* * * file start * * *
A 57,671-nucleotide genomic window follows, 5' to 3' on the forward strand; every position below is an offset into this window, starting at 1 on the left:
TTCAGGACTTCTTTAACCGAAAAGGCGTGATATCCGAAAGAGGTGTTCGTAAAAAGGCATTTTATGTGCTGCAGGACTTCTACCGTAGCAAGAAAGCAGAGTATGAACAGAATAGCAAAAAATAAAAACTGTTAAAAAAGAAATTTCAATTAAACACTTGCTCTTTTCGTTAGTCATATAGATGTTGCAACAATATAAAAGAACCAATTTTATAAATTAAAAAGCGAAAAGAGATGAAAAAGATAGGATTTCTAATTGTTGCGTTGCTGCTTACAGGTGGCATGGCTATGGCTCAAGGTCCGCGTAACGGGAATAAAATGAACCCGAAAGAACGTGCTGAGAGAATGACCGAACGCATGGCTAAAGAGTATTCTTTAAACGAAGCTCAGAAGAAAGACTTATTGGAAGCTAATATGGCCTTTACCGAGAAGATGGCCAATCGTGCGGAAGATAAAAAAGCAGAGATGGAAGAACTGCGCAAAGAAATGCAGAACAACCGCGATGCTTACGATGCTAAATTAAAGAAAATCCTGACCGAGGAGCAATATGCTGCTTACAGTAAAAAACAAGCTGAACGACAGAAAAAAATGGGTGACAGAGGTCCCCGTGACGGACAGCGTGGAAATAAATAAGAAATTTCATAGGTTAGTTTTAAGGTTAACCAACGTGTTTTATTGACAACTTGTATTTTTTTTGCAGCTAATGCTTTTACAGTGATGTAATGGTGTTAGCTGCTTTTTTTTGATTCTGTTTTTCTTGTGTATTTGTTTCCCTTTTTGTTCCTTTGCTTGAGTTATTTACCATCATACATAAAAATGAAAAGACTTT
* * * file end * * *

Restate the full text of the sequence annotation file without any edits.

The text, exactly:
A 57,671-nucleotide genomic window follows, 5' to 3' on the forward strand; every position below is an offset into this window, starting at 1 on the left:
TTCAGGACTTCTTTAACCGAAAAGGCGTGATATCCGAAAGAGGTGTTCGTAAAAAGGCATTTTATGTGCTGCAGGACTTCTACCGTAGCAAGAAAGCAGAGTATGAACAGAATAGCAAAAAATAAAAACTGTTAAAAAAGAAATTTCAATTAAACACTTGCTCTTTTCGTTAGTCATATAGATGTTGCAACAATATAAAAGAACCAATTTTATAAATTAAAAAGCGAAAAGAGATGAAAAAGATAGGATTTCTAATTGTTGCGTTGCTGCTTACAGGTGGCATGGCTATGGCTCAAGGTCCGCGTAACGGGAATAAAATGAACCCGAAAGAACGTGCTGAGAGAATGACCGAACGCATGGCTAAAGAGTATTCTTTAAACGAAGCTCAGAAGAAAGACTTATTGGAAGCTAATATGGCCTTTACCGAGAAGATGGCCAATCGTGCGGAAGATAAAAAAGCAGAGATGGAAGAACTGCGCAAAGAAATGCAGAACAACCGCGATGCTTACGATGCTAAATTAAAGAAAATCCTGACCGAGGAGCAATATGCTGCTTACAGTAAAAAACAAGCTGAACGACAGAAAAAAATGGGTGACAGAGGTCCCCGTGACGGACAGCGTGGAAATAAATAAGAAATTTCATAGGTTAGTTTTAAGGTTAACCAACGTGTTTTATTGACAACTTGTATTTTTTTTGCAGCTAATGCTTTTACAGTGATGTAATGGTGTTAGCTGCTTTTTTTTGATTCTGTTTTTCTTGTGTATTTGTTTCCCTTTTTGTTCCTTTGCTTGAGTTATTTACCATCATACATAAAAATGAAAAGACTTT